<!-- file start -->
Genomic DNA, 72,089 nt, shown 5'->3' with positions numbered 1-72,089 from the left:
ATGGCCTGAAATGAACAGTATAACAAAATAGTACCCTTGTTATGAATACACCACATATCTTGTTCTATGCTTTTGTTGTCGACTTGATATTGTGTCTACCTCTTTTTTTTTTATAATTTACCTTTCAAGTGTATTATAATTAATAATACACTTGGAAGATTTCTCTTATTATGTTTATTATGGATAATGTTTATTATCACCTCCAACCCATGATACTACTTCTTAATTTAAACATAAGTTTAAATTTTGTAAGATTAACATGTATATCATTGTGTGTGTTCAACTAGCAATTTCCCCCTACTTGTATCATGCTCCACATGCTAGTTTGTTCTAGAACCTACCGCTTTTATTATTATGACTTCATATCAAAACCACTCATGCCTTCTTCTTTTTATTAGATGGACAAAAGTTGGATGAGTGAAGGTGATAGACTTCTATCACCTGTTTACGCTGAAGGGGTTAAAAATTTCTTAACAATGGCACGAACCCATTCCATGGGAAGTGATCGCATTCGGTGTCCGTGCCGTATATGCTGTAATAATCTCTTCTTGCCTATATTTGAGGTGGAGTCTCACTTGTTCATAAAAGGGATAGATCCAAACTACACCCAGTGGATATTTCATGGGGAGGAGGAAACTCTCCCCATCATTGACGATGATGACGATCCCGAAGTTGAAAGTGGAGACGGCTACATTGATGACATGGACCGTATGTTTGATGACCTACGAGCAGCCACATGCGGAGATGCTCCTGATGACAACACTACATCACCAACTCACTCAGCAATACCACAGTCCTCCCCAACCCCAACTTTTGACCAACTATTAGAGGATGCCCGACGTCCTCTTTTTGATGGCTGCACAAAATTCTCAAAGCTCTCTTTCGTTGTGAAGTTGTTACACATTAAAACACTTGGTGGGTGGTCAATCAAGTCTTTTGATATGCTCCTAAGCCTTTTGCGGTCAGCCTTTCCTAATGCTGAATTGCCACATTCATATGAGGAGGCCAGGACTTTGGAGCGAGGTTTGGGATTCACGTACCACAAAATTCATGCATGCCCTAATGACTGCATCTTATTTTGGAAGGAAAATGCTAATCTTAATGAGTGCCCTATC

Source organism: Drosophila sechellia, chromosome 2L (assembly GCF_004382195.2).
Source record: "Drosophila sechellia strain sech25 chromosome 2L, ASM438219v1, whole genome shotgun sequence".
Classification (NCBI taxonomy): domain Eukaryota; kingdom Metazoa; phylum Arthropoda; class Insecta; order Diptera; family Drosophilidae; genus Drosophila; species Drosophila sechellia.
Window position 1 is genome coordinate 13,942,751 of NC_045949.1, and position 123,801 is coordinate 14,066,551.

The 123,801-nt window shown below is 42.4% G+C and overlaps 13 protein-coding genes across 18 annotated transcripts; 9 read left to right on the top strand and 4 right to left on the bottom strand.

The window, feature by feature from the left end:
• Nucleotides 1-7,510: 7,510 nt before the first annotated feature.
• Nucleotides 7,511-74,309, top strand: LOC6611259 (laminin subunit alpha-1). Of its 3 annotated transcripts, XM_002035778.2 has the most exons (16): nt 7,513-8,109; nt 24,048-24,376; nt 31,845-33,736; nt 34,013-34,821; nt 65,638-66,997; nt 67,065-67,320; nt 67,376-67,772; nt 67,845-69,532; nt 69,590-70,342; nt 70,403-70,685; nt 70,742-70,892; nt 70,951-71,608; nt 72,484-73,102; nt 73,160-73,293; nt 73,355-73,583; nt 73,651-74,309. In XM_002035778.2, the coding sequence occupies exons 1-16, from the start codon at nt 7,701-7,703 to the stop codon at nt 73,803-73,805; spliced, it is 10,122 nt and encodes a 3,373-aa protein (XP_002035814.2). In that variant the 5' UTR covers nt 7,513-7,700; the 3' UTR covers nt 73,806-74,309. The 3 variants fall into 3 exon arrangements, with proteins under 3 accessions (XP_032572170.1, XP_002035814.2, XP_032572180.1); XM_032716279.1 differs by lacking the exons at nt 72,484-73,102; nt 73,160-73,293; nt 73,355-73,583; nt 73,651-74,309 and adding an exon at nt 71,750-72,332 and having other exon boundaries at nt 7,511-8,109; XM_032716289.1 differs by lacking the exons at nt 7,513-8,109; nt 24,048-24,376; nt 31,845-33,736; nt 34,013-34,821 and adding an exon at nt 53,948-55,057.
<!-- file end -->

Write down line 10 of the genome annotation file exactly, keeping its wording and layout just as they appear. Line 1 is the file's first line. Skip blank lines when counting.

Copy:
• Nucleotides 7,511-74,309, top strand: LOC6611259 (laminin subunit alpha-1). Of its 3 annotated transcripts, XM_002035778.2 has the most exons (16): nt 7,513-8,109; nt 24,048-24,376; nt 31,845-33,736; nt 34,013-34,821; nt 65,638-66,997; nt 67,065-67,320; nt 67,376-67,772; nt 67,845-69,532; nt 69,590-70,342; nt 70,403-70,685; nt 70,742-70,892; nt 70,951-71,608; nt 72,484-73,102; nt 73,160-73,293; nt 73,355-73,583; nt 73,651-74,309. In XM_002035778.2, the coding sequence occupies exons 1-16, from the start codon at nt 7,701-7,703 to the stop codon at nt 73,803-73,805; spliced, it is 10,122 nt and encodes a 3,373-aa protein (XP_002035814.2). In that variant the 5' UTR covers nt 7,513-7,700; the 3' UTR covers nt 73,806-74,309. The 3 variants fall into 3 exon arrangements, with proteins under 3 accessions (XP_032572170.1, XP_002035814.2, XP_032572180.1); XM_032716279.1 differs by lacking the exons at nt 72,484-73,102; nt 73,160-73,293; nt 73,355-73,583; nt 73,651-74,309 and adding an exon at nt 71,750-72,332 and having other exon boundaries at nt 7,511-8,109; XM_032716289.1 differs by lacking the exons at nt 7,513-8,109; nt 24,048-24,376; nt 31,845-33,736; nt 34,013-34,821 and adding an exon at nt 53,948-55,057.